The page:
Multiscale RECIPES Year 2 Report
Multiscale RECIPES (‘RECIPES’) is an interdisciplinary research network of 50 faculty and staff researchers co-creating solutions to wasted food. Through our research process, we partner with non-profits, industry leaders, frontline workers, community members, and policymakers to transform wasteful systems to promote sustainability, equity, and resilience.
Key outcomes of Year 2 were the continued growth of connections among researchers within our network and with external partners, expansion of convergent research projects, and the creation of new research collaborations across disciplines, institutions, and faculty with no prior experience working together. Much of this growth and expansion can be seen in the number of collaborative research projects, which total over 35 to date (including established, emerging, and new initiatives). Outcomes of collaborative research continued to grow, resulting in 16 peer-reviewed scholarly articles, 2 student dissertations, 2 reports, a dataset, and over 25 presentations. This was accomplished largely in collaboration and ongoing dialog with key wasted food stakeholders, including ReFED, the U.S. EPA, and state and local governments.
One of our main objectives is to promote an inclusive research network. This involves growing and evaluating our network’s progress on convergence, education, partnerships and enabling diversity and a culture of inclusion. In Year 2, a specific objective was to launch many of the network’s educational programs: creating the Wasted Food course, starting and staffing the student science journal Food-Fueled, launching research immersions for Deaf and Hard of Hearing programs, and beginning to develop the educational assessment instruments. Educational outcomes can also be seen in the growth and expansion of student engagement, with up to 90 students and 4 postdoctoral scholars now participating in RECIPES research, training, and professional development activities.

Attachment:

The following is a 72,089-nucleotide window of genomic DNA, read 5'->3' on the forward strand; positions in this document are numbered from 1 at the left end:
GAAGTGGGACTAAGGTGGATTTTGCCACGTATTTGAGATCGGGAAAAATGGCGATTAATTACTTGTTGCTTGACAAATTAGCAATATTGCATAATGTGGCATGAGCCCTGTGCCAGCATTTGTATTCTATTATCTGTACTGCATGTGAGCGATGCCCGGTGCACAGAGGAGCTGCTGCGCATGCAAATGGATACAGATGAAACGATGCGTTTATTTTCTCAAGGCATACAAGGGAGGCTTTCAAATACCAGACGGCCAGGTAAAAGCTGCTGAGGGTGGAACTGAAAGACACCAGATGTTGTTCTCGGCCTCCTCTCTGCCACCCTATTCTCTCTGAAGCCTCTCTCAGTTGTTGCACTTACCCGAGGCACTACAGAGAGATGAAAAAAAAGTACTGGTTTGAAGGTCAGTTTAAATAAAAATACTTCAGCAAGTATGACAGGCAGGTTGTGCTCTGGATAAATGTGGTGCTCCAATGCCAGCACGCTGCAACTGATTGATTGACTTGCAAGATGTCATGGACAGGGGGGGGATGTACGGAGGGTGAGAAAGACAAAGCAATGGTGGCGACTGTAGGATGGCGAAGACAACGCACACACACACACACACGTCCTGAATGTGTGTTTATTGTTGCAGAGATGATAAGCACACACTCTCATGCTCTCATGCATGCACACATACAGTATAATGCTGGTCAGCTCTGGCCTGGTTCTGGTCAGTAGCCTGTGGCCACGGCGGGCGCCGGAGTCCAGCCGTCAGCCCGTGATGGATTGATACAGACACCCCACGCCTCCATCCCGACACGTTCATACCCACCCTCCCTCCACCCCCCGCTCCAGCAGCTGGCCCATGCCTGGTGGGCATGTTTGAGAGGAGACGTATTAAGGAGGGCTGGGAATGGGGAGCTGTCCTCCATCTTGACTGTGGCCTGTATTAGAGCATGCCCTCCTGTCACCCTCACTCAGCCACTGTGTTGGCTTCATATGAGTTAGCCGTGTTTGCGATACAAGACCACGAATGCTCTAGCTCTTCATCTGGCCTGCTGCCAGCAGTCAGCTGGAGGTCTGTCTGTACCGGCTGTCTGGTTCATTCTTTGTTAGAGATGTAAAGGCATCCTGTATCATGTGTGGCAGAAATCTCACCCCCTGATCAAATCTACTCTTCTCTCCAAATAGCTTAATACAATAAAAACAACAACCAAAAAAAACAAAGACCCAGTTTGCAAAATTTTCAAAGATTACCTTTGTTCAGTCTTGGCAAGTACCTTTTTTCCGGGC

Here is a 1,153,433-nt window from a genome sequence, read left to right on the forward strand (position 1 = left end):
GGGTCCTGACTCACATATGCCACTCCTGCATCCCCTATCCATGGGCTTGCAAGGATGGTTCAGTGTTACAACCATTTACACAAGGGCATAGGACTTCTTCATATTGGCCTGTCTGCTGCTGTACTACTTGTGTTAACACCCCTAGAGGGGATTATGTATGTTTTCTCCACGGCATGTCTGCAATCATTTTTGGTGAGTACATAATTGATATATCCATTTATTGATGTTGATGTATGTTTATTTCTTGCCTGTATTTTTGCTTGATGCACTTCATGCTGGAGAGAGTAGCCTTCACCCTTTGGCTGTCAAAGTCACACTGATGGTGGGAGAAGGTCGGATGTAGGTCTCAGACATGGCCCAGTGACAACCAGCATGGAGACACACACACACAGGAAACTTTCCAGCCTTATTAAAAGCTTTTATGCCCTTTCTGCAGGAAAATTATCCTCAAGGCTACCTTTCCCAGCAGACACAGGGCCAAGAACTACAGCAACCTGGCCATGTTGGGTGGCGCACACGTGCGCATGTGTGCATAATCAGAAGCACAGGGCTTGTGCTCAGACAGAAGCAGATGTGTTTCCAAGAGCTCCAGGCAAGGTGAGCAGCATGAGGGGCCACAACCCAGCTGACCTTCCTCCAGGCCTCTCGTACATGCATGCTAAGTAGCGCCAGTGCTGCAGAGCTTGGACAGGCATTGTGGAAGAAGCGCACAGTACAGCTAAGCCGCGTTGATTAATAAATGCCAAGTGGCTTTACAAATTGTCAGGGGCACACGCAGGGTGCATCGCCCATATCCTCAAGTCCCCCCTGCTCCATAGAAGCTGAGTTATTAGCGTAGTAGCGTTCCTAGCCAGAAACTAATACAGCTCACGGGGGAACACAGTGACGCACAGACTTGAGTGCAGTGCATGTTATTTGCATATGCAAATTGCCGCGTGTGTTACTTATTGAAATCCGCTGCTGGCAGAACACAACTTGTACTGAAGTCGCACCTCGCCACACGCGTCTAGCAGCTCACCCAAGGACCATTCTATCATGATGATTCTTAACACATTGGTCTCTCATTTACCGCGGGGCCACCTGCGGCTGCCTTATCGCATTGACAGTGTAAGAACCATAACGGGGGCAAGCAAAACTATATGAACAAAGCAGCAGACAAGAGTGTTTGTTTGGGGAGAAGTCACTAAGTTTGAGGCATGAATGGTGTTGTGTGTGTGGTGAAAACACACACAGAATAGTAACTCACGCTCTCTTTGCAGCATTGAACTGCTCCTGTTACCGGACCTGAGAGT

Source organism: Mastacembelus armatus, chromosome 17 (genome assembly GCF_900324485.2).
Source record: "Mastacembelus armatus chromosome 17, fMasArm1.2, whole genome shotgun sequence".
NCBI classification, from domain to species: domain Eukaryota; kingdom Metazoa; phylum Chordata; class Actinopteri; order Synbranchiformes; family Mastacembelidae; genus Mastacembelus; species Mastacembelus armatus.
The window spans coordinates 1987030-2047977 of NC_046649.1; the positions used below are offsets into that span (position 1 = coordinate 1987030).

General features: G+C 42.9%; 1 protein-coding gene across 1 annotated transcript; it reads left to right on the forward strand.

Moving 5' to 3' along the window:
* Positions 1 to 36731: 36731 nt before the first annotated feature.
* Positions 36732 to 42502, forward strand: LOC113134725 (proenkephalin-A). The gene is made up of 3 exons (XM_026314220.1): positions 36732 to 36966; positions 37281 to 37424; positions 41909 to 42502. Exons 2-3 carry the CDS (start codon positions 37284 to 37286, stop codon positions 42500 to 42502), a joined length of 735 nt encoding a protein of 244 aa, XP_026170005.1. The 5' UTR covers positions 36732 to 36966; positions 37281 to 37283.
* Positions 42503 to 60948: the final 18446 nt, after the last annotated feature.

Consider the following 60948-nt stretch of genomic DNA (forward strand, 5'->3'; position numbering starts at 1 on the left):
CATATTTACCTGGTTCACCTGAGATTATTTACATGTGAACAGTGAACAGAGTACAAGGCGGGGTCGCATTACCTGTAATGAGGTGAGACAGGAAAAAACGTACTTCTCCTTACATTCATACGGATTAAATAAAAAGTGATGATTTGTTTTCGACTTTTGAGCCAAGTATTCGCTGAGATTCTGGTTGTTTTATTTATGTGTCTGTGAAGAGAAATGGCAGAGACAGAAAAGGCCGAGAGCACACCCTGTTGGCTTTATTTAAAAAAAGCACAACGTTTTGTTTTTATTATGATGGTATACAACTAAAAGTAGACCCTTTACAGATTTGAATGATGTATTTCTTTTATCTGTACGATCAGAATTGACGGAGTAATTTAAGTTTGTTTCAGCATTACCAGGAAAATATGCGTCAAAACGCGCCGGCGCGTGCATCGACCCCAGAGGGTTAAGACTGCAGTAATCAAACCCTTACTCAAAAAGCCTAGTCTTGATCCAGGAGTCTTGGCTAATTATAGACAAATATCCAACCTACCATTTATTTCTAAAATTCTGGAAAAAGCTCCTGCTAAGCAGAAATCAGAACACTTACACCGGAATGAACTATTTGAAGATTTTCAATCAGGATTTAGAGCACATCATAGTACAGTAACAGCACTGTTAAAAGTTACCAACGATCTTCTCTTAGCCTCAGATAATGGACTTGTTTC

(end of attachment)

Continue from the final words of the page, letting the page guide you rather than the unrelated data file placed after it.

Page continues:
Objectives on diversity and culture of inclusion included developing and obtaining feedback on DEI metrics. The creation of 36 goals and objectives that will be used to analyze network progress over time. These metrics shed new light onto the operationalization of DEI efforts specific to food waste spaces, particularly due to both racial and socioeconomic factors inherent to food equity issues. In Year 2, we recruited the first cohort of Black in Engineering (BIE) Scholars. Three Scholars were matched with RECIPES collaborators to launch new research and provide professional development experience.
Impact of RECIPES outcomes can also be seen in the growing reach and public engagement. RECIPES reached over 400 followers across its social media platforms, which were used to share education on food system sustainability and wasted food reduction. RECIPES also launched a public webinar series, with 4 events focused on wasted food solutions, which reached over 500 attendees in total.
In the coming year, RECIPES will continue to develop and support existing projects while also launching new projects. “Convergence Conversations” held this year have provided better understanding of shared language and aspirations for convergence and identified barriers that we plan to address going forward. We expect that as research grows, the network will continue to publish and disseminate findings at a broader scale. Finally, we will continue to test, refine, and scale up the educational and DEI activities to reach more participants. We anticipate launching formal assessments of education, convergence, and using what we learn from these processes to guide ongoing efforts.